Hello, everyone. I have some questions about the languages that were used by Dharmaguptaka and Sarvastivada.
The questions are:
Was Sarvastivada’s language always Sanskrit? If it wasn’t, what was the original language that was used by this school? Is there any trace of the original language in the Sanskrit texts? And why was it changed?
Dharmaguptaka, which was a fellow Northern Buddhist school, always used Gandhari. Why didn’t this school convert its language from Gandhari to Sanskrit? (Not that I want it to change its language or anything).
In the Chinese Agamas of both schools, is there any trace of Gandhari, Sanskrit, or Prakrit? If there is, is it difficult to determine which text comes from which Indic language?
This question is actually off-topic: Are Sati and Appamada the same thing? If not, what are their differences?
Usually, yes. There may be some texts in Prakrit or other dialects, but it would be very much the minority. The Sarvastivadins usually used a language fairly close to classical Sanskrit, so there are fairly few indications of a Prakrit heritage. Nevertheless, there are some, and it is not unusual to find more Prakritisms in verse (just as the Pali has more Vedic forms in verse).
As to the reason why, this is harder to say. I don’t believe there is ever a discussion in the ancient texts about this. My guess would be that it’s a combination of semi-random factors. It may have to do with the influence of a specific scholar or school; or perhaps the geographical distribution; or perhaps the language that was prevalent or current at the time the texts were finalized.
The Sarvastivada and Dharmaguptaka were both, as you mention, in the N-W; but it seems that the Sarvastivada were more widespread, also being found in central India, and, it seems, spreading east through Bangladesh and Myanmar. So perhaps they settled on a more “global” language, whereas the Dharmaguptaka were more localized, and used a more specific dialect, only spreading to China after the language was already fixed. But really this is just speculation.
Once settled, I think there would be a premium on not changing the language; no doubt they felt their texts were more authentic. Would you ask the French why they don’t just make it simpler for everyone and use English?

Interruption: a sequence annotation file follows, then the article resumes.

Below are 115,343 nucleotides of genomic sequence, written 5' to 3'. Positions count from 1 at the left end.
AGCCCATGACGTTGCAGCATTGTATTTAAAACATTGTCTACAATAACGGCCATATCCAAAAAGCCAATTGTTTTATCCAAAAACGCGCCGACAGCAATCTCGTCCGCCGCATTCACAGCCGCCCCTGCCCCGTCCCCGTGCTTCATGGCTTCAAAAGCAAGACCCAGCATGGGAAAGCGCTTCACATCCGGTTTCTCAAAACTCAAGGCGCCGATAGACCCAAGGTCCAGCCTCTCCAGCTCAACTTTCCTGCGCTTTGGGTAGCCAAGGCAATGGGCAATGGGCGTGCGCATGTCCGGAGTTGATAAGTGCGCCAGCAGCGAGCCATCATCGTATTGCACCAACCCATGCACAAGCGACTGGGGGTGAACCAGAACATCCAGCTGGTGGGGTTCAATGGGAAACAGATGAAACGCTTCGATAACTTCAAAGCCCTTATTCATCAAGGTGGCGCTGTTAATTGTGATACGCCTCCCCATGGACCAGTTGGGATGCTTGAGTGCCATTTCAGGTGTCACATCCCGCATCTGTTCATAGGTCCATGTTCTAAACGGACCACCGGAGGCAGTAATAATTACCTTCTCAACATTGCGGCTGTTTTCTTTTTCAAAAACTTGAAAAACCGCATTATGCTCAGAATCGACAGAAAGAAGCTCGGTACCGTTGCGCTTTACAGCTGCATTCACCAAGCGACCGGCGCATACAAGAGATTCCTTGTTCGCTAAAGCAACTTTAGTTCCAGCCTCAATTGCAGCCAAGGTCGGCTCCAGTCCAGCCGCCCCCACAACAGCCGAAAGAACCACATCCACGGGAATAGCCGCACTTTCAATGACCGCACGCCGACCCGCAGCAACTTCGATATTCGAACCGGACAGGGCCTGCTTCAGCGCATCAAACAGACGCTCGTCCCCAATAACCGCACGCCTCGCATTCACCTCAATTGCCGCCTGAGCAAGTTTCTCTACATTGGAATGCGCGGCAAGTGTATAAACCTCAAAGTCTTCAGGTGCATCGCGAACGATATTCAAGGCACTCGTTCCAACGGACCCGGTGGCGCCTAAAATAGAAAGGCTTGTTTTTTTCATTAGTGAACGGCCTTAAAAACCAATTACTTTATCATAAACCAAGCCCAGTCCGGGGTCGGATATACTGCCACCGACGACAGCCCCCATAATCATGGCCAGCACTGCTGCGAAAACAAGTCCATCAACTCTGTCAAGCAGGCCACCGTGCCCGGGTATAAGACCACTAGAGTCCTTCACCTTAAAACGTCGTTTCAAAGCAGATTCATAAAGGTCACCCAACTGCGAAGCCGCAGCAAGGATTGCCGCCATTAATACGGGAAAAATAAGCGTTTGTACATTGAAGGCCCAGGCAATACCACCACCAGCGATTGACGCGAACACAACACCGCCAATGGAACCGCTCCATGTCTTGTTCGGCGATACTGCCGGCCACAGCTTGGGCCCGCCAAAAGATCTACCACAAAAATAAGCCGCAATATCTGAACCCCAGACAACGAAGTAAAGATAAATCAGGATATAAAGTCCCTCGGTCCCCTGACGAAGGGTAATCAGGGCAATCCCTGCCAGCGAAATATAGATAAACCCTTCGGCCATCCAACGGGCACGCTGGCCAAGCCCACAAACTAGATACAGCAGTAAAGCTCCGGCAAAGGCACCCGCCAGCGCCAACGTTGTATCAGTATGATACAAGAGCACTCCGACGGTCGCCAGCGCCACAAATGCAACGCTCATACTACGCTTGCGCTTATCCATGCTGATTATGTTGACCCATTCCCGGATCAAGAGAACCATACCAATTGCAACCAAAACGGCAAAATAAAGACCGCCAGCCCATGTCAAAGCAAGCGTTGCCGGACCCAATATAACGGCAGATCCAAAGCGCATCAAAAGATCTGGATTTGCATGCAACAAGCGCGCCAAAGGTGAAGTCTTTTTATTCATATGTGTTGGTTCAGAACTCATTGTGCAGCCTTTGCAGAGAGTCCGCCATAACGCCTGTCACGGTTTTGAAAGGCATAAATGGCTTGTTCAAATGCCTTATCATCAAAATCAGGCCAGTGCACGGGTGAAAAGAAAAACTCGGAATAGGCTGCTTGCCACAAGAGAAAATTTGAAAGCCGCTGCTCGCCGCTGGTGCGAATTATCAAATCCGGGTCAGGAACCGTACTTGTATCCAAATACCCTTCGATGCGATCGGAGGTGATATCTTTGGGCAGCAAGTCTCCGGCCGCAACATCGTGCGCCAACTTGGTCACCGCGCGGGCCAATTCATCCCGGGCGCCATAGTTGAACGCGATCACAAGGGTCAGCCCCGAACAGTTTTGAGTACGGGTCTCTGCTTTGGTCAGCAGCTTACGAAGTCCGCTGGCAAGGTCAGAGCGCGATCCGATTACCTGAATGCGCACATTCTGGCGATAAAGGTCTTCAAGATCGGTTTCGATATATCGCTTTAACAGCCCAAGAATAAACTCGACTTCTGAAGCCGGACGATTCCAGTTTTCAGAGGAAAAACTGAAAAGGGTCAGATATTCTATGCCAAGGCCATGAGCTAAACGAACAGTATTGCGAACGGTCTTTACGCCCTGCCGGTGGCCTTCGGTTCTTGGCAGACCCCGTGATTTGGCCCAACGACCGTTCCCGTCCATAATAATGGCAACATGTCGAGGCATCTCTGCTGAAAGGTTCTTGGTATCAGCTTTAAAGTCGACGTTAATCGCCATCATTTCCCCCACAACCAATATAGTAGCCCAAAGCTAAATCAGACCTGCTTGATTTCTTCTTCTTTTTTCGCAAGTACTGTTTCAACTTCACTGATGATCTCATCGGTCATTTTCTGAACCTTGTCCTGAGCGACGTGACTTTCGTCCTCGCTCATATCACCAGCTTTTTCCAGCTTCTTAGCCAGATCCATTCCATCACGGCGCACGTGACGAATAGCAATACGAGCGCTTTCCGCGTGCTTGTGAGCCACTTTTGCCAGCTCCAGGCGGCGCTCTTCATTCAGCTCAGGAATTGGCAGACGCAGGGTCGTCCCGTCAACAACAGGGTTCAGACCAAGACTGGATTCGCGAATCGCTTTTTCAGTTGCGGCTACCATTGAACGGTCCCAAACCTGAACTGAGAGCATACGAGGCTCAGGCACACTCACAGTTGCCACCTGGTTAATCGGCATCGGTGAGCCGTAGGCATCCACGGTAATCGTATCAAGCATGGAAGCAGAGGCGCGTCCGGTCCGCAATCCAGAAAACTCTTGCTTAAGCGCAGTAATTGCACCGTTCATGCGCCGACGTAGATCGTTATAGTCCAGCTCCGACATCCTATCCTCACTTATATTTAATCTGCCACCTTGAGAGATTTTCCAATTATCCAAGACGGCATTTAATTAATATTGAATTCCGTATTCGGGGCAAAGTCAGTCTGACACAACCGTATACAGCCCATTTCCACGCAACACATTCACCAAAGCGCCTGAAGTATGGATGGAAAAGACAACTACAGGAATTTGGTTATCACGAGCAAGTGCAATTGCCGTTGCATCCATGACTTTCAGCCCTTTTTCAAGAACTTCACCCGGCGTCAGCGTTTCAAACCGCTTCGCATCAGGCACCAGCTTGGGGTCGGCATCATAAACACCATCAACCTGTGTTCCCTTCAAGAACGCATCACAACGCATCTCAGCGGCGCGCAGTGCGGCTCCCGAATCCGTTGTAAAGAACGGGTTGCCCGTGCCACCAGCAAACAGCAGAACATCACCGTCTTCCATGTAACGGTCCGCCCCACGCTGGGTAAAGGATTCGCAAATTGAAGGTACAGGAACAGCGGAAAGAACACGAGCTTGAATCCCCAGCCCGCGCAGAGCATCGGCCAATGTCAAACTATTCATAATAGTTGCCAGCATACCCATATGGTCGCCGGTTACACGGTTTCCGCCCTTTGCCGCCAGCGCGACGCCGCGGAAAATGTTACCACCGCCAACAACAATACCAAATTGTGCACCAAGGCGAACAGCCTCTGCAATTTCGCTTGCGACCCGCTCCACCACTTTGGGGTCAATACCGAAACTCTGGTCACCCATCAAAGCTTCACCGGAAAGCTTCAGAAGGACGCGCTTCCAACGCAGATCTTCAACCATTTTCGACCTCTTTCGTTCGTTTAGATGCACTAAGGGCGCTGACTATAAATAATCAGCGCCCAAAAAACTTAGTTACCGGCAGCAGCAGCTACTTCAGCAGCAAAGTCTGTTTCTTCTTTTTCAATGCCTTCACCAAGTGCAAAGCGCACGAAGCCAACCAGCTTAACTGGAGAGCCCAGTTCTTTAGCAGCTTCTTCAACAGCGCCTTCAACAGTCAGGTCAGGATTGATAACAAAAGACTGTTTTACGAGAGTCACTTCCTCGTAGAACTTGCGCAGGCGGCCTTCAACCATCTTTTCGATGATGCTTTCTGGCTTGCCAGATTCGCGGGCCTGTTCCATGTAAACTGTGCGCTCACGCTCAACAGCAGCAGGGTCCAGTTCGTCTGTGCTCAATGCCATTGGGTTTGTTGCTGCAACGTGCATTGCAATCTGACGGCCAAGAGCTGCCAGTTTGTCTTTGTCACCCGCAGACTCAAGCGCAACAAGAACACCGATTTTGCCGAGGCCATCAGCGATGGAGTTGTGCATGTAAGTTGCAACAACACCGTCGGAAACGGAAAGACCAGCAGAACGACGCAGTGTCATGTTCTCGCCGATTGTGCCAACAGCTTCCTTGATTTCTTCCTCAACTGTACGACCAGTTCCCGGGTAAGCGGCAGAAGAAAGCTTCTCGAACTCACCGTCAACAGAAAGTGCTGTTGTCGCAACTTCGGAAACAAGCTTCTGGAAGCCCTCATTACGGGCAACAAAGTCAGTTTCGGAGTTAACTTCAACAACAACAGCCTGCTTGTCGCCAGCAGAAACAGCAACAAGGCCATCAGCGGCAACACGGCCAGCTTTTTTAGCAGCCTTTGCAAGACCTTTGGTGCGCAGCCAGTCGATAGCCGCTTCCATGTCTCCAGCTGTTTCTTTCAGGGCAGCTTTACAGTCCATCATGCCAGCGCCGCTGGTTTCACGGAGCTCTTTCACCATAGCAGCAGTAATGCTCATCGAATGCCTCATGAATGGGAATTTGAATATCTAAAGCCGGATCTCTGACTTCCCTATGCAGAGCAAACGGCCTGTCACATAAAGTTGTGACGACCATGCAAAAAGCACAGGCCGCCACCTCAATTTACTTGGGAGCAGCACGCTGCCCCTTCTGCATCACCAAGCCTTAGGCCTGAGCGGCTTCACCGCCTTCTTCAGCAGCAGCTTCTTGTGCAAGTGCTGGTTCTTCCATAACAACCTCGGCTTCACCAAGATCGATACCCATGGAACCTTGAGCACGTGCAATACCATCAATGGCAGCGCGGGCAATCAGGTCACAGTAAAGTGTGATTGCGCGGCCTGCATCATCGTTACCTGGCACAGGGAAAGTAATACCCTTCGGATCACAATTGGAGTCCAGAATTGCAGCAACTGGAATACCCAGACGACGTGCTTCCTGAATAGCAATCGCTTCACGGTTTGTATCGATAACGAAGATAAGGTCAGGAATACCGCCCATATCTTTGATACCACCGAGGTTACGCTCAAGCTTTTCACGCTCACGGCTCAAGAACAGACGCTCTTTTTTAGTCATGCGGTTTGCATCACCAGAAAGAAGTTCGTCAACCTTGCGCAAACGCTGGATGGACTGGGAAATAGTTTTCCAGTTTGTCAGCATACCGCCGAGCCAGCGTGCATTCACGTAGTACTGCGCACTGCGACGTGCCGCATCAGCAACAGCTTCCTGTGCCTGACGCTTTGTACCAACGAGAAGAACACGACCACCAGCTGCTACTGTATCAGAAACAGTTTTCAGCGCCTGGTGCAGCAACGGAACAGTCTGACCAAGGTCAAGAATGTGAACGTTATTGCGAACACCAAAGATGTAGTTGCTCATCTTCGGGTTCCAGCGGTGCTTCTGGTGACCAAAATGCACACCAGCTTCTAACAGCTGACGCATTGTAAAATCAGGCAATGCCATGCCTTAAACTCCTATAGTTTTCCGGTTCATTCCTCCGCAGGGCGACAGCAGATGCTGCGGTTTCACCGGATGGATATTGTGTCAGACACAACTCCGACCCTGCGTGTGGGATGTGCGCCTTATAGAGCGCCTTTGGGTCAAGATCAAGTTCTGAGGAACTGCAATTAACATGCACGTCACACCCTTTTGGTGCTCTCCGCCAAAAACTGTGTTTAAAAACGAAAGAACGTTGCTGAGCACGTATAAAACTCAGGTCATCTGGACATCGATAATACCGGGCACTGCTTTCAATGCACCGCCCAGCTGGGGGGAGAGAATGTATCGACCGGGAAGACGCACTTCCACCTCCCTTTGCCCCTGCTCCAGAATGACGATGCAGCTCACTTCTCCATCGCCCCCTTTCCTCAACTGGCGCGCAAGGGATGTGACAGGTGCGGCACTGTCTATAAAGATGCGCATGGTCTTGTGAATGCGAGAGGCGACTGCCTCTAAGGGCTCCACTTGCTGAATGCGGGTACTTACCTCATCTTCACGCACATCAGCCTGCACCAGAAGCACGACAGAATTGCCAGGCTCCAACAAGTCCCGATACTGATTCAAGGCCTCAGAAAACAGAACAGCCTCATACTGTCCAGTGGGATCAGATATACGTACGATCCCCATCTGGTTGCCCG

I believe that the dominance of Sanskrit really came somewhat later. The texts in Gandhari were settled around the turn of the millennium at latest, but there’s no real evidence for widespread use of Sanskrit in inscriptions until several centuries later.
Yes, there is, and there has been some effort to infer the original language from the translations, but it is an extremely difficult and tenuous task. Consider the difficulties:
Chinese writing is not phonetic, so it is hard to determine what the exact sound is being represented.
The arguments can be circular, as the pronunciation of ancient Chinese may be inferred from the Indic translations themselves.
Chinese dialects vary greatly, both geographically and over time.
Terms or names may not literally represent the text being translated; it may be a customary rendering or preferred form of the translator. (Such as today, a translator might use the form karma even when translating Pali.)
Depending on the source, Indic texts may not be internally consistent.
Some texts were translated from oral recitation, meaning the accent of the reciter would be a factor.
The most information is usually found in proper names, but proper names are frequently spelled in different ways, even within the unusually rigorous Pali tradition.
Despite this, scholars can be very clever, there is some level of confidence in the attribution of Indic source languages in some cases.
They’re not really the same, although of course, like all Dhamma words, they overlap and support each other. Sati refers to the aspect of continuity, of “bearing in mind” the topic or focus of contemplation. Appamāda means “diligence”, the absence of laziness, the readiness to apply effort when needed, not letting one’s guard down.